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President Muhammadu Buhari on Monday said he had no regrets being a person of honesty and integrity, even as many rage against him, following another massacre in Plateau state on Sunday.
Many have accused Mr. Buhari, 76, of failing to protect Nigerians or prosecute corrupt members of his own government, despite well publicized claims that he would “kill corruption before it kills Nigeria”.
The latest massacre occurred in the north central state of Plateau on Sunday. Hundreds of people were killed by Fulani herdsmen.
Under assault and with a bevy of transgressions labeled against him, Mr. Buhari declared himself a person of honesty and integrity, saying that at least no one can accuse him of stealing.
On the insecurity chaos, Mr. Buhari said he was putting in his best and called on more Nigerians to join in his peace building efforts.
“I am satisfied with what I am. I am happy I have kept myself and people close to me from benefiting from government contracts,” the President told a delegation of the Supreme Council for Sharia in Nigeria at the State House.
President Buhari said he did not award contracts and did not care about who got them so long as they did a good job at a cost that is justifiable to the nation.
According to him, “I have been in many places including (Ministry of) Petroleum. I would have gone to jail if I had taken an oil well. For integrity and honesty, I have no regrets. By this, I have contributed to my social safety. I won’t go to jail.”
The President, who said he had been accused of many things, said his critics cannot accuse him of stealing.
“You cannot accuse me of stealing,” he said, adding, “I have appointed ministers and they are in charge. I appeal to their integrity. When they come here (Federal Executive Council) Chambers, we ensure they follow the due process. If I owned an oil well, I would have gone to jail.”
President Buhari also responded to a number of issues raised by the delegation, including complaints that Muslims had been marginalized in appointments to government institutions such as the military and the civil service.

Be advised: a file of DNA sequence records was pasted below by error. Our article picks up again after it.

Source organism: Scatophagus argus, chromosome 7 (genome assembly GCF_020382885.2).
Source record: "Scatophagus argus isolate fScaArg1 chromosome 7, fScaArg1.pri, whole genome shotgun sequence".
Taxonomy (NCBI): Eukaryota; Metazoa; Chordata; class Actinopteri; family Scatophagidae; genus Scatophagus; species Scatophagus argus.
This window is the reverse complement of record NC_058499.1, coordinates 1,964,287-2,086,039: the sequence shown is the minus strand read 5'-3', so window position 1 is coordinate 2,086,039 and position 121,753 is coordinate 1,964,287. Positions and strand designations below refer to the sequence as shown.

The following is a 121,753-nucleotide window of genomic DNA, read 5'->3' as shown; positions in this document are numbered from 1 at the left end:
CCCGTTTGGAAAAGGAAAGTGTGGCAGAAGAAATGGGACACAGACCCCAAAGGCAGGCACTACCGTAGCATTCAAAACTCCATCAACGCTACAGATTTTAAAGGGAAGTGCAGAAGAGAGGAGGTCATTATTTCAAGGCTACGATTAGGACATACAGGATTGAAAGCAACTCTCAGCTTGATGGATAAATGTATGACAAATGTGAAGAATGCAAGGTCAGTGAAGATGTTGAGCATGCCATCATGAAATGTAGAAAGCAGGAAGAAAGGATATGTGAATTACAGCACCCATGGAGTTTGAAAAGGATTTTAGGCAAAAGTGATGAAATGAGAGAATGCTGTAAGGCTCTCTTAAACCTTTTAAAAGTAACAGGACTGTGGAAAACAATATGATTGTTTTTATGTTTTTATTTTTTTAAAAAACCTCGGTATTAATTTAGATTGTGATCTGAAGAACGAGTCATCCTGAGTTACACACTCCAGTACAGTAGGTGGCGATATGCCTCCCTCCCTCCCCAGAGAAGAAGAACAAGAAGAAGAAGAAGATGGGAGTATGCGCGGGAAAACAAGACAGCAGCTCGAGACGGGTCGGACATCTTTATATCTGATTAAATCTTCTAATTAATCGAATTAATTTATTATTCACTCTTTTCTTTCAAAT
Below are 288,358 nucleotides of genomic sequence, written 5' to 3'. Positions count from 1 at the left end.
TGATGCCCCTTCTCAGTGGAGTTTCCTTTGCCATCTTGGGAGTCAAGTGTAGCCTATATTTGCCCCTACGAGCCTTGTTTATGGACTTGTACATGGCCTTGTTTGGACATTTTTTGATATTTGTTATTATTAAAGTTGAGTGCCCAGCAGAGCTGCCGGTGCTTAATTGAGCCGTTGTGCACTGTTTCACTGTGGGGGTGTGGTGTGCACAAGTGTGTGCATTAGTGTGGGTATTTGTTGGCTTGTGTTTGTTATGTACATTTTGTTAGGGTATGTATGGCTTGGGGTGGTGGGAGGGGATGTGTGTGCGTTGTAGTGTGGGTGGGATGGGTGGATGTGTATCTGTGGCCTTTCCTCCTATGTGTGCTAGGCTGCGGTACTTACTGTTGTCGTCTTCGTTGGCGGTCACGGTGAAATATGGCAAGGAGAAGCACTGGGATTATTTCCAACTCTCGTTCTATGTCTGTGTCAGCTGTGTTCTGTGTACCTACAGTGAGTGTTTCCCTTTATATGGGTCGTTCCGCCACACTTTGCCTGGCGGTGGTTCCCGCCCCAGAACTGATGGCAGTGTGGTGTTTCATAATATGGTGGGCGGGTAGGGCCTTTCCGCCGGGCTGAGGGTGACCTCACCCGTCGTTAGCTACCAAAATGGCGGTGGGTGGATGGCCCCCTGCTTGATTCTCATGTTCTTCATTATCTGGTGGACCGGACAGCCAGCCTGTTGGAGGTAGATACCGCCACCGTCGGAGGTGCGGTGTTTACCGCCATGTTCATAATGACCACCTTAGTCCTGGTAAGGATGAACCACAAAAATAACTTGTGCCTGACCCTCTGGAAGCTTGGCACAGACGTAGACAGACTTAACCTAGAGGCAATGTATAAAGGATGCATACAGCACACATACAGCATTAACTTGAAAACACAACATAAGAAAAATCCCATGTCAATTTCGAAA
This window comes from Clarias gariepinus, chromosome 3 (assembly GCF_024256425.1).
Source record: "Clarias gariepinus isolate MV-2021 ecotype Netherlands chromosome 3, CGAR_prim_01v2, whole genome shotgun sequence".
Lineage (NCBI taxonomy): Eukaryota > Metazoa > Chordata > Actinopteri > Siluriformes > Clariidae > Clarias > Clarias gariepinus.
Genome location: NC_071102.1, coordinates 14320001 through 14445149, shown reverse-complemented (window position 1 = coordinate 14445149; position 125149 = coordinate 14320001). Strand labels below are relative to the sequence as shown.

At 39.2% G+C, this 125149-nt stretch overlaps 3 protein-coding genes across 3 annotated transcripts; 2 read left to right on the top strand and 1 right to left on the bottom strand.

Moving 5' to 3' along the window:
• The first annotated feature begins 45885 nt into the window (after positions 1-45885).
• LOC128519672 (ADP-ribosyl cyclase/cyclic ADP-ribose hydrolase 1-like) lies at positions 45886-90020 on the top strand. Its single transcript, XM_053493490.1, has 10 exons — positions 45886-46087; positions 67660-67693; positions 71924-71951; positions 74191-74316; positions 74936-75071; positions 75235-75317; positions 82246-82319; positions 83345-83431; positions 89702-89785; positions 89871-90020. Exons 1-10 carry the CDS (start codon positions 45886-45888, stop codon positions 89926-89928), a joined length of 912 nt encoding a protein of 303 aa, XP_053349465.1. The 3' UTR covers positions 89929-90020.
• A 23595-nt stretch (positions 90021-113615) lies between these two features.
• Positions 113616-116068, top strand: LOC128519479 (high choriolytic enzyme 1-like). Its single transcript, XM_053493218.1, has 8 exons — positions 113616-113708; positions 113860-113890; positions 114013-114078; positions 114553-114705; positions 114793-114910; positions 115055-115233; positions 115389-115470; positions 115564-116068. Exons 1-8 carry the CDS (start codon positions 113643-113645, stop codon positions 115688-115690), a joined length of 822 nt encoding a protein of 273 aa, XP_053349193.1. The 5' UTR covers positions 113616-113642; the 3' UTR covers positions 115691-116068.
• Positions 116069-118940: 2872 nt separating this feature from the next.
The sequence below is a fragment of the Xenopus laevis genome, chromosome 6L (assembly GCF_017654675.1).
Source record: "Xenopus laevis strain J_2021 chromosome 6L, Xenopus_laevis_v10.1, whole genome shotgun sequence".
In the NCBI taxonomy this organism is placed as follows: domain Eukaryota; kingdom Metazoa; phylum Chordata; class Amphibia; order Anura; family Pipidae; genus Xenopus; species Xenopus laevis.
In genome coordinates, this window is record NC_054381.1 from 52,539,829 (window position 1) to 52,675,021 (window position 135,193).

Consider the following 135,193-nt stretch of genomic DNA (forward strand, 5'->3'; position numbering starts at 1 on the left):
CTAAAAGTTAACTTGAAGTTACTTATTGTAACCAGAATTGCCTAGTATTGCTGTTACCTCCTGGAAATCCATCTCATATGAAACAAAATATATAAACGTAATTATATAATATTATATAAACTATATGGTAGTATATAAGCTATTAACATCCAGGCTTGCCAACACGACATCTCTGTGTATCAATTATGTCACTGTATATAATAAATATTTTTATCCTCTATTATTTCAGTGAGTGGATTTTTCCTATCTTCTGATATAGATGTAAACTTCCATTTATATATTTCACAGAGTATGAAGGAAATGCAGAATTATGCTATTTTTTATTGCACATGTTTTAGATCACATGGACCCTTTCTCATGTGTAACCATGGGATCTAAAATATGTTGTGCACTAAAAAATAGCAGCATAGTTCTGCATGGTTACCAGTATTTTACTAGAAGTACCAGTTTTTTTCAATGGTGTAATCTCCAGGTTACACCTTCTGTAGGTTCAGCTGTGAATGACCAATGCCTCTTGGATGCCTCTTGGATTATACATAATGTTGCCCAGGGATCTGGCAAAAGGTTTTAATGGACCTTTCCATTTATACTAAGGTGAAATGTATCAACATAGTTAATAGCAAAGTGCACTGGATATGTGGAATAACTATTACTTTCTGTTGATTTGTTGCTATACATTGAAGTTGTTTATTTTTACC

The President said this illustrated how difficult his job is because he faced the same criticism from adherents of other faiths. “I am in a difficult situation,” he admitted.
On the burning issue of violent conflicts in some parts of country, President Buhari said he was putting in his best. He said that following his dissatisfaction with the performance of the Police in Zamfara State, he ordered a massive transfer of officers and men who had stayed three years and above in the troubled State.
The President appealed to the religious leaders to instruct their followers on the importance of possessing their own voters’ cards which he described as a “national entitlement,” and to preach justice to all which is an instituted pillar of Islam.
President Buhari, who revealed that he had received a “stiff bill” from the Minister of Information and Culture, Lai Mohammed, for the restoration of the dilapidated infrastructure and facilities of federal government-owned radio stations in all states of the federation, promised that something would be done.
Speaking on behalf of the delegation, the Vice-President, Sheikh Hadiyyatullahi Abdulrashid commended President Buhari for accomplishing much of what he promised before his election. He likened him to the captain of a capsizing ship and the messiah needed by the country.
Sheikh Abdulrashid also spoke about the alleged marginalisation of Muslims, violent conflicts between farmers and herders, the problems of drug abuse among youths and the fate of Federal Radio Corporation of Nigeria (FRCN) Kaduna, among other issues.
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